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WBZ-UMass Poll: Voters Favor Legal Recreational Marijuana, But Have Reservations

BOSTON (CBS) - It's been 30 years since network censors removed this joke by comedian Sam Kinison from an episode of "Saturday Night Live":

"They've taken the pot, there is no more pot. You can't get any more pot. If you give us back the pot, we'll forget the crack."

Could life be about to imitate "art" here in Massachusetts?

Read: I-Team Pot Or Not

According to the new WBZ-TV, WBZ NewsRadio, UMass Amherst Poll poll of 700 likely Massachusetts voters (margin of error +/-4.3%), Question 4 on the November ballot – "An initiative petition for a law relative to the regulation and taxation of marijuana" – which would legalize recreational use of pot, enjoys a 53-to-40 percent lead, with seven-percent still unsure.

Ballot Question #4
(WBZ-TV graphic)

Support for the measure cuts across all demographic categories, with only voters over 55 years old and self-described conservatives opposing the measure.

If approved, Massachusetts would join Alaska, the District of Columbia, Colorado, Oregon and Washington state in legalizing possession and cultivation of limited amounts of marijuana for personal use.

Marijuana edibles
Marijuana edibles (WBZ-TV)

But before you start investing in snack-cake stocks, keep in mind that the battle over Question 4 is far from over. (Watch a WBZ-TV debate on the issue here.)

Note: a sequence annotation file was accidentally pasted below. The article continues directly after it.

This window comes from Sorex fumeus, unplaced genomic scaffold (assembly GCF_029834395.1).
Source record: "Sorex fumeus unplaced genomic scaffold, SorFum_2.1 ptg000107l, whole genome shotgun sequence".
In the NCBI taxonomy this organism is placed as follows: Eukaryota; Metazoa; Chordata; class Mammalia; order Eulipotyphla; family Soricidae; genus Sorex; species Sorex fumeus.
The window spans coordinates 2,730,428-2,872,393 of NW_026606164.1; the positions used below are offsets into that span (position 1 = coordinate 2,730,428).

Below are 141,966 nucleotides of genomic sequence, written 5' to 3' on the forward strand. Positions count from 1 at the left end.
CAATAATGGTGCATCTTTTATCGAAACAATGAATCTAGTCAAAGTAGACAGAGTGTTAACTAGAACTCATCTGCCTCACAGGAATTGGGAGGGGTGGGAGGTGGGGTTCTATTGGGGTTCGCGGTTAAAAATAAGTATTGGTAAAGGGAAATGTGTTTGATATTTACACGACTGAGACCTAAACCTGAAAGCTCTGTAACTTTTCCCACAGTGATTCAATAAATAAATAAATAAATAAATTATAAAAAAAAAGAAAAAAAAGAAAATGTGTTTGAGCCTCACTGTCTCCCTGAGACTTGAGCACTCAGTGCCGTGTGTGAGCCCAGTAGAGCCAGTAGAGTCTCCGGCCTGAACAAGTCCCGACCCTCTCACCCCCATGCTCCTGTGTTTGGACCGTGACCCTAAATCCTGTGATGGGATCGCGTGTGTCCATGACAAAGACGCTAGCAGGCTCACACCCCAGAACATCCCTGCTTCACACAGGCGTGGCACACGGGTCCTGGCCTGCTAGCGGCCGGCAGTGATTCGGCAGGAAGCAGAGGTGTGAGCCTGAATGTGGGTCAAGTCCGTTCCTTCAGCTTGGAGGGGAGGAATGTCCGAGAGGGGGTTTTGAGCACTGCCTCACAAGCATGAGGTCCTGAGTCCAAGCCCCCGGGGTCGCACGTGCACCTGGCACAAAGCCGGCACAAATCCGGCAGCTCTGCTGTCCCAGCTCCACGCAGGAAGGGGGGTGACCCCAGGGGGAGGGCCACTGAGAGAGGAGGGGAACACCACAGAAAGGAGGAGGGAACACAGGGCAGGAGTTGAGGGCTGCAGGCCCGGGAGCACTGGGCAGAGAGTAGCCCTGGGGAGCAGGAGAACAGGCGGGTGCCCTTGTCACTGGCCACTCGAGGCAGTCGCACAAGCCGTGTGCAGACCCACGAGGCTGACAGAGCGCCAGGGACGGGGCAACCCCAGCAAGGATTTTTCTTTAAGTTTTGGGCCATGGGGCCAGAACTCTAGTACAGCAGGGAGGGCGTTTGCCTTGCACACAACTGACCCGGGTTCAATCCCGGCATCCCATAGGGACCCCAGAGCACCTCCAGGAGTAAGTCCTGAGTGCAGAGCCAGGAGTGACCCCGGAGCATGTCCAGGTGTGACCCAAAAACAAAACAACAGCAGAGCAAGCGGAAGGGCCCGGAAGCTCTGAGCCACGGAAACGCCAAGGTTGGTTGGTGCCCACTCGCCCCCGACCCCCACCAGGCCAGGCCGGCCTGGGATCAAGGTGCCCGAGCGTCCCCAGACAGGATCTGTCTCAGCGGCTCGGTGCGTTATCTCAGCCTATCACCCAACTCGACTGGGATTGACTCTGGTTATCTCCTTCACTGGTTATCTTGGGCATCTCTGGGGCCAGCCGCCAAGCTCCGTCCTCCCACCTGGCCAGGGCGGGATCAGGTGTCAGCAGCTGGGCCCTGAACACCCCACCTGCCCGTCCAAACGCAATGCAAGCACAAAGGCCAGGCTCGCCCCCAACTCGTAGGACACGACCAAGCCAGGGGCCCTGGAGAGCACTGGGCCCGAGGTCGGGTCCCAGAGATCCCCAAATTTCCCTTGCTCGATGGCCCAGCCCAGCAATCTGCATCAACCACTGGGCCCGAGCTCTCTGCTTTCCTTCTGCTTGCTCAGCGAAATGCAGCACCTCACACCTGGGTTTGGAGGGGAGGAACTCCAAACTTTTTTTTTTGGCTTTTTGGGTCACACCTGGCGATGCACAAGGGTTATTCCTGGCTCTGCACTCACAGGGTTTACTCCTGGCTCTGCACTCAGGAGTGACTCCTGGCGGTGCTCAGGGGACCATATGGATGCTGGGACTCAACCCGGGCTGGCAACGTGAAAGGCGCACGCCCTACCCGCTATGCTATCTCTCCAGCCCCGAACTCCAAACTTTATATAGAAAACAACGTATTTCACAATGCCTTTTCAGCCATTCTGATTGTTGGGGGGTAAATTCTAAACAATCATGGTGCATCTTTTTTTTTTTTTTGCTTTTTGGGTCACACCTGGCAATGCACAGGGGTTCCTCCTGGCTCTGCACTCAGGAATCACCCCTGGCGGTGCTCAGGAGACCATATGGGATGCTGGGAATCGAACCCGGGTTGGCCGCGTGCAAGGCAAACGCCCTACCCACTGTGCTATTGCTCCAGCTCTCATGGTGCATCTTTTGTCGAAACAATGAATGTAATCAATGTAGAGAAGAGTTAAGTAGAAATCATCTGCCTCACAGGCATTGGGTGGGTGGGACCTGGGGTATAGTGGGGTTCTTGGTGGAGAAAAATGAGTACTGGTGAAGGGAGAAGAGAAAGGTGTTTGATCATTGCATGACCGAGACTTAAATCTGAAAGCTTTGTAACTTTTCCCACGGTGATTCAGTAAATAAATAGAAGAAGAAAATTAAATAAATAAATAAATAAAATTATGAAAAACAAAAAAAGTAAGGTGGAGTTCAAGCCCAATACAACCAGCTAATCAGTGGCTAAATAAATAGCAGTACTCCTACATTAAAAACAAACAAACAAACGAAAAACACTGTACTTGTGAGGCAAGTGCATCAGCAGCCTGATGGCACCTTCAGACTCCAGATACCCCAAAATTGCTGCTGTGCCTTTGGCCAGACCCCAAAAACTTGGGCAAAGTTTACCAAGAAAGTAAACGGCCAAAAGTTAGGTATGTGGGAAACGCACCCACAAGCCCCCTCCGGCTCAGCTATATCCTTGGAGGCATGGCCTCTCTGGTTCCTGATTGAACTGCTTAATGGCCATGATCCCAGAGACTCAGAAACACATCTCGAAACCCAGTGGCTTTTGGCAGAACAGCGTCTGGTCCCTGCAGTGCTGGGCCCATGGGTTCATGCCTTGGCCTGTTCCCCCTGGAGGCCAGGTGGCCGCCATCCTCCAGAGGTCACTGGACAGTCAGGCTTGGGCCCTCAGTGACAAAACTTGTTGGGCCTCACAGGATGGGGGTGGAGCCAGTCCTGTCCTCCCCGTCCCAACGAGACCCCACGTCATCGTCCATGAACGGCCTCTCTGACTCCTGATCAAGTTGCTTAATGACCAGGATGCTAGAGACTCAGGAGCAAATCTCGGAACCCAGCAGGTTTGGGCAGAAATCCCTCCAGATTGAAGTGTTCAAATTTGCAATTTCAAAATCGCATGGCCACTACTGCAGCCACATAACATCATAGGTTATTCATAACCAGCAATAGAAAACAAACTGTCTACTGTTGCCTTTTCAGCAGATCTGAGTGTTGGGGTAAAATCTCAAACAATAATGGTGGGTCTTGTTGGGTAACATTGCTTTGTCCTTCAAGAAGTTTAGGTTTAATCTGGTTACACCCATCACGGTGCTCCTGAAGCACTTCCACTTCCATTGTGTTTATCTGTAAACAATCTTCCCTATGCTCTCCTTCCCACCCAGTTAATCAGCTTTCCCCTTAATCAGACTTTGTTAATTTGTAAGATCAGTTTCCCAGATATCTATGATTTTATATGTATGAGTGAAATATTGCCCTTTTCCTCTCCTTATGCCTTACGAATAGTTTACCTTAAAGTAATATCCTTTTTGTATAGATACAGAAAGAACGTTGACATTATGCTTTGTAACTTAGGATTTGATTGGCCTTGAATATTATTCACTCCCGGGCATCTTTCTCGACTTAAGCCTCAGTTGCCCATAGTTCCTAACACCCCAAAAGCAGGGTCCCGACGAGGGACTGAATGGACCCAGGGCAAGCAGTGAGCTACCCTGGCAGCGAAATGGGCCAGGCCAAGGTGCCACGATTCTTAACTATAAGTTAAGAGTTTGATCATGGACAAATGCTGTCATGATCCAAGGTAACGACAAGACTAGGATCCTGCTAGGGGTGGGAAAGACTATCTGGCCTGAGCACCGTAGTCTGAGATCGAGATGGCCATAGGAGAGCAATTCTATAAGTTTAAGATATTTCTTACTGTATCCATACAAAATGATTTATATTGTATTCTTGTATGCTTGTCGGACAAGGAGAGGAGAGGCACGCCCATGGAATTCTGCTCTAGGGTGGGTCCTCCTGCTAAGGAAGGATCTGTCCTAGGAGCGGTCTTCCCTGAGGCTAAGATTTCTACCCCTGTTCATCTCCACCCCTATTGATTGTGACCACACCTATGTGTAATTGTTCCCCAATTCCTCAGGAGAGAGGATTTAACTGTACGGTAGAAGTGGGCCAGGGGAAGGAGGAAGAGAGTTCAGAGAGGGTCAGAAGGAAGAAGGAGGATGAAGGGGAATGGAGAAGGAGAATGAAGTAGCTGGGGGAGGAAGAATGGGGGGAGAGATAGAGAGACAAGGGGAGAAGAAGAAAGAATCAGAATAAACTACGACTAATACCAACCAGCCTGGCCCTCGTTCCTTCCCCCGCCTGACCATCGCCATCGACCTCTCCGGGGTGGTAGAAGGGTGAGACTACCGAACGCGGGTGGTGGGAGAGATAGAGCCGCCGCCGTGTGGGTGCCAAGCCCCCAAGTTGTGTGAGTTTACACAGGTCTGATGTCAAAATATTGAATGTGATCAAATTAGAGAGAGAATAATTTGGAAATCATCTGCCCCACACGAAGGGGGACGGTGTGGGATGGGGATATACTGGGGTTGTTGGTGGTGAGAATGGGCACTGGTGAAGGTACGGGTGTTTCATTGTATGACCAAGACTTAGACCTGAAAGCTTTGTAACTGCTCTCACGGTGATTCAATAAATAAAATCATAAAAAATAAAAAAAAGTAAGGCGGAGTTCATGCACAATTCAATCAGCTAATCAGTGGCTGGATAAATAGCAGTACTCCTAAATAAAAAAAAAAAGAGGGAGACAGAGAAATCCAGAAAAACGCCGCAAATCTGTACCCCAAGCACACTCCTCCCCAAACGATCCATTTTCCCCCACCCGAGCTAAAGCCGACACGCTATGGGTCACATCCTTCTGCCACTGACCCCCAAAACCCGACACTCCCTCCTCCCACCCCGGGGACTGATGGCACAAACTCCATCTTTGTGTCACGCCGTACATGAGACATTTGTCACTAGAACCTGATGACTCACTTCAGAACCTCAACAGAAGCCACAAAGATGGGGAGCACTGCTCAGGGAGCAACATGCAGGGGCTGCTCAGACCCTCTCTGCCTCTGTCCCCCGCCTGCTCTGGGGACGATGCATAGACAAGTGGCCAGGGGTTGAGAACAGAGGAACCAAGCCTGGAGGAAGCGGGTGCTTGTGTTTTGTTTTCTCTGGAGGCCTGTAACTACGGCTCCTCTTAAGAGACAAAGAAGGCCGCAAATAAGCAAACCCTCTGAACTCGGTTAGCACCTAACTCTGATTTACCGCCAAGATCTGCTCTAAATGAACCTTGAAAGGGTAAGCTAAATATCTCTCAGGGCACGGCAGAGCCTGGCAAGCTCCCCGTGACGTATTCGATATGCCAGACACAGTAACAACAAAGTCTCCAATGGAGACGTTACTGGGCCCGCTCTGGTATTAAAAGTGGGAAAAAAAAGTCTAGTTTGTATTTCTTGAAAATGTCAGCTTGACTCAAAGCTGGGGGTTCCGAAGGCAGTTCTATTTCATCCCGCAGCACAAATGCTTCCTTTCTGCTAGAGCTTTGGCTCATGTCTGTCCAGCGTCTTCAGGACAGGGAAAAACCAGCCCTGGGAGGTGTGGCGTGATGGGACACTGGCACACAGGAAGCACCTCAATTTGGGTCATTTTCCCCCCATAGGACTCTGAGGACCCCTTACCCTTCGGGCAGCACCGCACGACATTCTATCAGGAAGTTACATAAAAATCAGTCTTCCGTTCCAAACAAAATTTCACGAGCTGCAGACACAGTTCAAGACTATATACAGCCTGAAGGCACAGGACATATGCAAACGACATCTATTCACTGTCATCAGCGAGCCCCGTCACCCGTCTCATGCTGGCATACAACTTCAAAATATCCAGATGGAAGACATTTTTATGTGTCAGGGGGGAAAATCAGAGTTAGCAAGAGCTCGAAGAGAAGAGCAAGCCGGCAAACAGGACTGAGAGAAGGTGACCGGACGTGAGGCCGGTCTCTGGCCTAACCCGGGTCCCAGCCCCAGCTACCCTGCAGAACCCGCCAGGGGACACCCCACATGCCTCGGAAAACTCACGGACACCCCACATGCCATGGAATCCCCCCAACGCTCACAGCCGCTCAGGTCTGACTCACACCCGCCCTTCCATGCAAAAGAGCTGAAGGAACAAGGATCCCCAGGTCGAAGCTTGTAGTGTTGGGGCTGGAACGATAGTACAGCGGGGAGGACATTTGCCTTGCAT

Thirty-six percent of opponents of the measure cited harm to individuals and society as their main reason for voting no, while 30-percent of supporters insist it's "not as dangerous as other drugs."

The WBZ poll offered respondents a string of legalized-marijuana scenarios and asked if any would bother them.

About a quarter of them claimed people growing pot in their homes would be troubling; another 11-percent were concerned about people using in their own homes.

Ballot Question #4
(WBZ-TV graphic)

But those numbers soared when pot enters the public realm. Forty-one percent say they'd be bothered if a pot store opened up in their neighborhood. Fifty-two percent didn't like the idea of pot ads on TV or radio. And 61-percent expressed alarm over the prospect of people using in public.

"Asking the simple question – do you support legalization of marijuana – leads to a majority level of support," says Tatishe Nteta, associate director of the UMass Amherst Poll. "But if you ask people to think about it, I think they still may have some reservations."

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